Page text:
Nessun Dorma CD
Arias by Cilea, Ponchielli, Wolf-Ferrari, Leoncavallo, & Catalani

Roberto Alagna (tenor), Orchestra of The Royal Opera House Covent Garden, Mark Elder (conductor)
EMI Classics
Nessun Dorma, ClassicsToday, November 2003
Roberto Alagna: Nessun Dorma, San Francisco Examiner, 4 November 2003
Nessun Dorma
Robert Levine, ClassicsToday, November 2003

After recital discs devoted to bel canto, French opera, and Berlioz, Roberto Alagna here tries to put an individual stamp on some very familiar tenor arias and a few not-so-familiar, all from Italian "verismo" operas. The danger is oversinging; these operas, particularly those by Mascagni, require a type of exclamation that almost implies shouting. For the most part, Alagna is successful--mostly brilliantly so.

The voice is in superb shape, with little of the pinching at the top that occasionally has crept into his work, and he continues to be a "thinking" tenor, approaching even the very famous works with a fresh eye. Even the opening "Nessun dorma" reflects a musical intelligence (this aria also closes the CD, in a version "in context"--that is, with chorus, as it is performed in the opera). It begins hushed, as if neither we nor Calaf know that it is a whopping show-stopper, and builds as an internal monologue. He takes a fine diminuendo on the word "splendera", as most tenors do, but he doesn't breathe right before it announcing an "occasion". Rather, it is more organic. Similarly, in his reading of "Cielo e mar" we can sense Enzo gazing outward from his ship; it's beautifully, sensitively phrased, without the odd rallentandos most tenors add for emphasis. It makes you like the aria again after so many years of hearing it yelped.

An aria from Zandonai's Giulietta e Romeo is just heartbreaking, with Romeo caressing thoughts of his (not quite) dead Giulietta, and he exhibits fine passion, only resorting to a bit of yelling once or twice, in Chenier's two arias. The Brindisi from Cavalleria is energetic and macho (with chorus and Lola, no less); the "Addio" is heartfelt, although Alagna flies so sharp on the big B-flat in the "na" syllable in "tornassi" that you have to wonder if he misread it as a B-natural. You might chalk that up to overexcitement with the situation, but he hits both Gs sharp in the softer-hued "Amor ti vieta" as well; singing sharp apparently is an unfortunate predisposition.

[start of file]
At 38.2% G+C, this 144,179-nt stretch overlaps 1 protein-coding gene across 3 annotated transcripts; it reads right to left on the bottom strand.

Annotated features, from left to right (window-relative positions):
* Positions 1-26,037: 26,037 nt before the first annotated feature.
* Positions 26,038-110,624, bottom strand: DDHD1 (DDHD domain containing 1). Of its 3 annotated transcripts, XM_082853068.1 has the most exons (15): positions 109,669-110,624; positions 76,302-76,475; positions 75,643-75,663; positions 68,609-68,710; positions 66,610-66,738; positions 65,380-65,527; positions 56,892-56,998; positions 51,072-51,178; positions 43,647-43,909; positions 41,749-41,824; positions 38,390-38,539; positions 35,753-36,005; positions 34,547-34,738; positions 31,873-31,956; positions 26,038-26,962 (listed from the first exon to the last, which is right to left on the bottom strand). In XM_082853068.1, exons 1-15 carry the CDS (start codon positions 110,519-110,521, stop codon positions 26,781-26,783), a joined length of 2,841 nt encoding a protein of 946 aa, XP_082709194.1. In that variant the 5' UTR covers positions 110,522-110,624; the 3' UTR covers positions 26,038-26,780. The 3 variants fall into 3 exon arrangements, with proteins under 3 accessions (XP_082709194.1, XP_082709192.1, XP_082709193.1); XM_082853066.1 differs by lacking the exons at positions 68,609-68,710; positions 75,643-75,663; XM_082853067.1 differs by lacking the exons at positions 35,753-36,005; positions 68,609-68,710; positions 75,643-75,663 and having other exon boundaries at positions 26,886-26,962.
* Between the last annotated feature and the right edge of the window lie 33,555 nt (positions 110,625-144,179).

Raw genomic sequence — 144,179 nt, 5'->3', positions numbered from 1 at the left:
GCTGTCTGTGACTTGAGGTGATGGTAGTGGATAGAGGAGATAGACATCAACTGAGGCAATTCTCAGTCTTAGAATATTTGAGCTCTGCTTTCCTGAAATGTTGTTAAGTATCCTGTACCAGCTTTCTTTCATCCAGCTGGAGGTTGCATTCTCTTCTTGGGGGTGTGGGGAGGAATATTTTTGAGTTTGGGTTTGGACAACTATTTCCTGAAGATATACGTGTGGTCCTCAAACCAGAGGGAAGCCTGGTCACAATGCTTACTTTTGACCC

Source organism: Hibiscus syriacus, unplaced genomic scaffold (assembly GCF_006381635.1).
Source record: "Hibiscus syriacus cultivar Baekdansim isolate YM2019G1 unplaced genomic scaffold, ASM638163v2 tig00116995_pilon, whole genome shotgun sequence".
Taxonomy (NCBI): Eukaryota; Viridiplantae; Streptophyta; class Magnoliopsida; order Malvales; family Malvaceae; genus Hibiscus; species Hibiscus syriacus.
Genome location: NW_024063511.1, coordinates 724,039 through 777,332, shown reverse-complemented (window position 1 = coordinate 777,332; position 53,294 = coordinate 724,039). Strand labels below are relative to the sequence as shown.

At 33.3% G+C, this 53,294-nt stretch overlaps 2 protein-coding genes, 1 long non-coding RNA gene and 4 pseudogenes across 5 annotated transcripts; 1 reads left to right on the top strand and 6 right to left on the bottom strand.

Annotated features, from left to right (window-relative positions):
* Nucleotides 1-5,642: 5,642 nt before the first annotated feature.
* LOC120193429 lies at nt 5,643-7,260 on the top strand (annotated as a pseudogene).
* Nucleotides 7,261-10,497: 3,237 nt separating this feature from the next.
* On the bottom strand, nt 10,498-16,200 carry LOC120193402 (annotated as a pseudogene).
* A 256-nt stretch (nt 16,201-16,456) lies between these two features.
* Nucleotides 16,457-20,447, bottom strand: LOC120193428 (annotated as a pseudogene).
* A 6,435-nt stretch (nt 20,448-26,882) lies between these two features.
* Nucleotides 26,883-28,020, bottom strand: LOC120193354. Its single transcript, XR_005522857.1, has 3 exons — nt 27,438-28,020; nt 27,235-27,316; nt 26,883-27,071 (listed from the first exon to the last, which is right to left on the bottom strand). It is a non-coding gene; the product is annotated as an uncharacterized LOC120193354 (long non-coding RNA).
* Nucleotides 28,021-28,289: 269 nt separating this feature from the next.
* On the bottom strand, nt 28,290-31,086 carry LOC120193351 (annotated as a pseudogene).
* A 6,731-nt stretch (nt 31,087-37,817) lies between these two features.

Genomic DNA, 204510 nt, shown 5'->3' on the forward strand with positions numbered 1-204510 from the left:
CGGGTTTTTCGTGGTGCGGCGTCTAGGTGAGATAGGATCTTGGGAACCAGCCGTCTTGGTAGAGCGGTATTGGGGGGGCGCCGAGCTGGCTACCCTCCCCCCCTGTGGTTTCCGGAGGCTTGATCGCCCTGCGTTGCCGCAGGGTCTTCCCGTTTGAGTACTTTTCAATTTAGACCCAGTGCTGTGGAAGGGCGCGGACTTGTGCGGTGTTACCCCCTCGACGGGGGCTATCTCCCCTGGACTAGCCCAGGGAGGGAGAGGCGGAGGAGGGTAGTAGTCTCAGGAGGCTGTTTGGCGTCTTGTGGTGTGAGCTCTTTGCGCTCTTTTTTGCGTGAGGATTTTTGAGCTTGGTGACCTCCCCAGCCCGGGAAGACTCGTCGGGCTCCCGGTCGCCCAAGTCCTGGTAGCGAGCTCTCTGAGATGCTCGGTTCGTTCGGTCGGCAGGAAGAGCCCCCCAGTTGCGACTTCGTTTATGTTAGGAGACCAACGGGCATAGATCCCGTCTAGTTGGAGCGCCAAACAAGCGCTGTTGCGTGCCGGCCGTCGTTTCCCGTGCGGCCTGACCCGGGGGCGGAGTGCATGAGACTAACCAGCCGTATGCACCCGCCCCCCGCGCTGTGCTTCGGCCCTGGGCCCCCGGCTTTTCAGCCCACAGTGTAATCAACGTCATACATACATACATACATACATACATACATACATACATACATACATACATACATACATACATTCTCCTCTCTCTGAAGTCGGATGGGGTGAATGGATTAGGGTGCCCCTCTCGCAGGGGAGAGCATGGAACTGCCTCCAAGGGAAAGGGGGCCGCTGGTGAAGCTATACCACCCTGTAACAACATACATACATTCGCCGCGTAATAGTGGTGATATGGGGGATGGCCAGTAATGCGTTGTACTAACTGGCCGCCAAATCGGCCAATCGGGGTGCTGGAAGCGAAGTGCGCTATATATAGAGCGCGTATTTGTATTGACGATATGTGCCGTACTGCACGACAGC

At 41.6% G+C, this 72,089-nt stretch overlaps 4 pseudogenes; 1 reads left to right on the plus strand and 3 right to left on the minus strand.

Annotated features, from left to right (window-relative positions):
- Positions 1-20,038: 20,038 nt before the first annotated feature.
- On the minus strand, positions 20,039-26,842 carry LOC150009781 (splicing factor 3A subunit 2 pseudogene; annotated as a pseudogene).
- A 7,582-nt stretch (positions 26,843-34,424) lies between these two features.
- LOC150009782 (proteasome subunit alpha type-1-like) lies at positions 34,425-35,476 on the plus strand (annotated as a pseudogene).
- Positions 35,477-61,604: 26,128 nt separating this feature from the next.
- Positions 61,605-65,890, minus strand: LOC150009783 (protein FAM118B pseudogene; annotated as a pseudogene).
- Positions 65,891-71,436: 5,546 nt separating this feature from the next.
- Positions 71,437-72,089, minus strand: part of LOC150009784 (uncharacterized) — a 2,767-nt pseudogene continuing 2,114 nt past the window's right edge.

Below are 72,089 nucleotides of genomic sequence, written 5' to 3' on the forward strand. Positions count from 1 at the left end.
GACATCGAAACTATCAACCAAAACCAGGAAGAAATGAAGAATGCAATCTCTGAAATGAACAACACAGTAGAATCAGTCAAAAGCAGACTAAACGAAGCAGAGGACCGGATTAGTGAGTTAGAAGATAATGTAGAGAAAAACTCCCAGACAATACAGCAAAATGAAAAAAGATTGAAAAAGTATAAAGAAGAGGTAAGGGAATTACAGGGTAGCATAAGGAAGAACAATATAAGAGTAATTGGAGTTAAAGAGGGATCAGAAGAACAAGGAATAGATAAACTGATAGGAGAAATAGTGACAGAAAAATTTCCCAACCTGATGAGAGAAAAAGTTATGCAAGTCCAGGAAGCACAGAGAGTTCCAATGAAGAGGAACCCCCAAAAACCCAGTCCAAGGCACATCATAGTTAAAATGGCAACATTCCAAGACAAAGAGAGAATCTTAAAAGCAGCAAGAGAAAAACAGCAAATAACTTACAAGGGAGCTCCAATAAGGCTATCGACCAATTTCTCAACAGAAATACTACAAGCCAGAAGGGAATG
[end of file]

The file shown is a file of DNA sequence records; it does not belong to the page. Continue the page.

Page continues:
A song from Wolf-Ferrari's Sly is biting and colorful, and we get a terrific picture of this drunken poet. Oddities from Leoncavallo's I Zingari and Chatterton make us want to hear more of these operas. In all, this is a very persuasive, varied, and beautiful recital, in which four-fifths of the time Alagna never sacrifices the lyrical line and always keeps an eye on the dynamics of an aria. Under and around the needed bravura are the morbidezza and class of Carlo Bergonzi. Mark Elder and the tenor have clearly thought this recital through and the accompaniments are excellent, as are the sonics. And the tendency to sing sharp? Maybe we'll just have to live with it.

Roberto Alagna: Nessun Dorma
T. Hashimoto, San Francisco Examiner, 4 November 2003

With the death last week of Franco Corelli, one is reminded that the
great Italian tenor received the same kind of disrespectful reviews
that Alagna is now suffering. We'll be sorry when he's gone, but at
the moment, try to enjoy the rich, throbbing tenor and musical
imagination of this French-Sicilian artist, and stop worrying about
whether he is perfect or the second coming of Caruso.
He's not, and he always appears to better advantage in French music,
yet this compilation of Italian tenor arias, opening and closing with
Calaf's "Nessun dorma," offers some yummy stuff, including pieces
from "Sly," "La Wally," Leoncavallo's "Zaza," "Chatterton," "I
Zingari" and "La Boheme" (the tenor sings Marcello) and
Giordano's "Cena delle beffe," "Fedora" and "Andrea Chenier." A


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